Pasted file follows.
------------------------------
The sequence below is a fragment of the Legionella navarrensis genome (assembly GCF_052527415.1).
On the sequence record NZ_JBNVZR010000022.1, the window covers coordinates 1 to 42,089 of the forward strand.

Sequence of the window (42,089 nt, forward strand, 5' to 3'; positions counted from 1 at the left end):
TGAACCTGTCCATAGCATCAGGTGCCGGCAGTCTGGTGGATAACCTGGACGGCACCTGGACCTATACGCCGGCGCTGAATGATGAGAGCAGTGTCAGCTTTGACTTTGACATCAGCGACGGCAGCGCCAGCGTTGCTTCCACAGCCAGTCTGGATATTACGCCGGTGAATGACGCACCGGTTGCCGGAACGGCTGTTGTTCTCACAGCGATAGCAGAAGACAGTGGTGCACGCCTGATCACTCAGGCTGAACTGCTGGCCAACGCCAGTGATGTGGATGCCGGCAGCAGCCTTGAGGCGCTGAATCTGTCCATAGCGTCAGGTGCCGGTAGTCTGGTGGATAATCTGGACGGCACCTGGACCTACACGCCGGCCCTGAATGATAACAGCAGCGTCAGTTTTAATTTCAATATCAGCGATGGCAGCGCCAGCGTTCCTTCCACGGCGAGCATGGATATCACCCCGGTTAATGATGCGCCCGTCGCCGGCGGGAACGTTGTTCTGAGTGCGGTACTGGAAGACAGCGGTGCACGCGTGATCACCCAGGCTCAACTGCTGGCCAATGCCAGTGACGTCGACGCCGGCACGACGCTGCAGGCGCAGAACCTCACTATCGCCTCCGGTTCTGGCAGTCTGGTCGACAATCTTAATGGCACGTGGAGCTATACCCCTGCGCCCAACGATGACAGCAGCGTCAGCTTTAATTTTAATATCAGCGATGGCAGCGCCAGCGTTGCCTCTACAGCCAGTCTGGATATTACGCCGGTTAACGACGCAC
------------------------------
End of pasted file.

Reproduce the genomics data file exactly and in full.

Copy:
The sequence below is a fragment of the Legionella navarrensis genome (assembly GCF_052527415.1).
On the sequence record NZ_JBNVZR010000022.1, the window covers coordinates 1 to 42,089 of the forward strand.

Sequence of the window (42,089 nt, forward strand, 5' to 3'; positions counted from 1 at the left end):
TGAACCTGTCCATAGCATCAGGTGCCGGCAGTCTGGTGGATAACCTGGACGGCACCTGGACCTATACGCCGGCGCTGAATGATGAGAGCAGTGTCAGCTTTGACTTTGACATCAGCGACGGCAGCGCCAGCGTTGCTTCCACAGCCAGTCTGGATATTACGCCGGTGAATGACGCACCGGTTGCCGGAACGGCTGTTGTTCTCACAGCGATAGCAGAAGACAGTGGTGCACGCCTGATCACTCAGGCTGAACTGCTGGCCAACGCCAGTGATGTGGATGCCGGCAGCAGCCTTGAGGCGCTGAATCTGTCCATAGCGTCAGGTGCCGGTAGTCTGGTGGATAATCTGGACGGCACCTGGACCTACACGCCGGCCCTGAATGATAACAGCAGCGTCAGTTTTAATTTCAATATCAGCGATGGCAGCGCCAGCGTTCCTTCCACGGCGAGCATGGATATCACCCCGGTTAATGATGCGCCCGTCGCCGGCGGGAACGTTGTTCTGAGTGCGGTACTGGAAGACAGCGGTGCACGCGTGATCACCCAGGCTCAACTGCTGGCCAATGCCAGTGACGTCGACGCCGGCACGACGCTGCAGGCGCAGAACCTCACTATCGCCTCCGGTTCTGGCAGTCTGGTCGACAATCTTAATGGCACGTGGAGCTATACCCCTGCGCCCAACGATGACAGCAGCGTCAGCTTTAATTTTAATATCAGCGATGGCAGCGCCAGCGTTGCCTCTACAGCCAGTCTGGATATTACGCCGGTTAACGACGCAC